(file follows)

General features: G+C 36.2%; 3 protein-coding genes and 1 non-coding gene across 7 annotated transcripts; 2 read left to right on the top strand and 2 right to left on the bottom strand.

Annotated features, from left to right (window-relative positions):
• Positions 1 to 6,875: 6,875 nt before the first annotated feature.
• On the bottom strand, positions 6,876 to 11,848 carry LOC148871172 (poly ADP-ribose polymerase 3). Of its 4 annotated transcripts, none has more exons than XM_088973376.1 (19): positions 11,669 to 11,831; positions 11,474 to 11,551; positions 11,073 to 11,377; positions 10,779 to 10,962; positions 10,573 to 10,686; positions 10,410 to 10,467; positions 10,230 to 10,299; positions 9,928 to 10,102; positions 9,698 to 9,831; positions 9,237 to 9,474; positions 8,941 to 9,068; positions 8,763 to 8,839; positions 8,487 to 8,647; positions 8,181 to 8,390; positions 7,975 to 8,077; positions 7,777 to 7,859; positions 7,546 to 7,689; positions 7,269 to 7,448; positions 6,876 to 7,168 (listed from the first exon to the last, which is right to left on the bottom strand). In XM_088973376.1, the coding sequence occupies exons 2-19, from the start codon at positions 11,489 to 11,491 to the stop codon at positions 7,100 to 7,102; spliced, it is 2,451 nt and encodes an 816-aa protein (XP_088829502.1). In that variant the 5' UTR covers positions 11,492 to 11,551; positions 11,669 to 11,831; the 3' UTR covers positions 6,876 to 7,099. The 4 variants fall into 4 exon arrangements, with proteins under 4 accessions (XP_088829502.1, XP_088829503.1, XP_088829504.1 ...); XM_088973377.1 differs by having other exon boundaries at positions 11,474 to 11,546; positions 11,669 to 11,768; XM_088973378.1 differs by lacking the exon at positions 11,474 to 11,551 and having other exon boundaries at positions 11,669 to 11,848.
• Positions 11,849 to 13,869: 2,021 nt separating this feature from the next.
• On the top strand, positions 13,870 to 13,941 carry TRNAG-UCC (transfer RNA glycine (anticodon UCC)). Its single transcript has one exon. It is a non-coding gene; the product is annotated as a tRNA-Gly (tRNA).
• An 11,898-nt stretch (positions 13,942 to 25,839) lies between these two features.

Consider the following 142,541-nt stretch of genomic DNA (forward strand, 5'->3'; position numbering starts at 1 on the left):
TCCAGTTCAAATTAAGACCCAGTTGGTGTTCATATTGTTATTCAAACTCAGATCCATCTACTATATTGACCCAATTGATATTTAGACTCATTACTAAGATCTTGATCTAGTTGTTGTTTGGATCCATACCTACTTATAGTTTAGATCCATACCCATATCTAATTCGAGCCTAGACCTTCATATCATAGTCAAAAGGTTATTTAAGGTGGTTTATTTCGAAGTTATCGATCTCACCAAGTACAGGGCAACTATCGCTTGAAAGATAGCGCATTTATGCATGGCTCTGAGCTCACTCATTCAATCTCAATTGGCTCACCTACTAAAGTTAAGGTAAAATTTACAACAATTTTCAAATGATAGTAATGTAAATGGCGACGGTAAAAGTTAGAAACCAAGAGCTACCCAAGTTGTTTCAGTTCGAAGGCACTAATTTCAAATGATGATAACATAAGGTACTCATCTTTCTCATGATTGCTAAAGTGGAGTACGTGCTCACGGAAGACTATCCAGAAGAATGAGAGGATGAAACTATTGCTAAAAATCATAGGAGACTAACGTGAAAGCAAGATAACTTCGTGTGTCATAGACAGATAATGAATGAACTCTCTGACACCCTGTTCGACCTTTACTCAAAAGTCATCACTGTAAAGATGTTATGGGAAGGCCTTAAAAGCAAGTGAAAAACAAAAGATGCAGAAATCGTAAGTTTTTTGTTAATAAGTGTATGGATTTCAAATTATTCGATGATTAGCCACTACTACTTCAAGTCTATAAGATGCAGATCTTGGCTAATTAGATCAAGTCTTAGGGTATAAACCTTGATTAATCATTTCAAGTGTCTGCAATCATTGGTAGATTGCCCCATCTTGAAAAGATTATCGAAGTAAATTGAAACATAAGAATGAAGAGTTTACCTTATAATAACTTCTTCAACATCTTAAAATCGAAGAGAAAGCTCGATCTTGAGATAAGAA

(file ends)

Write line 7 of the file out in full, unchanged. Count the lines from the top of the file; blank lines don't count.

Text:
• An 11,898-nt stretch (positions 13,942 to 25,839) lies between these two features.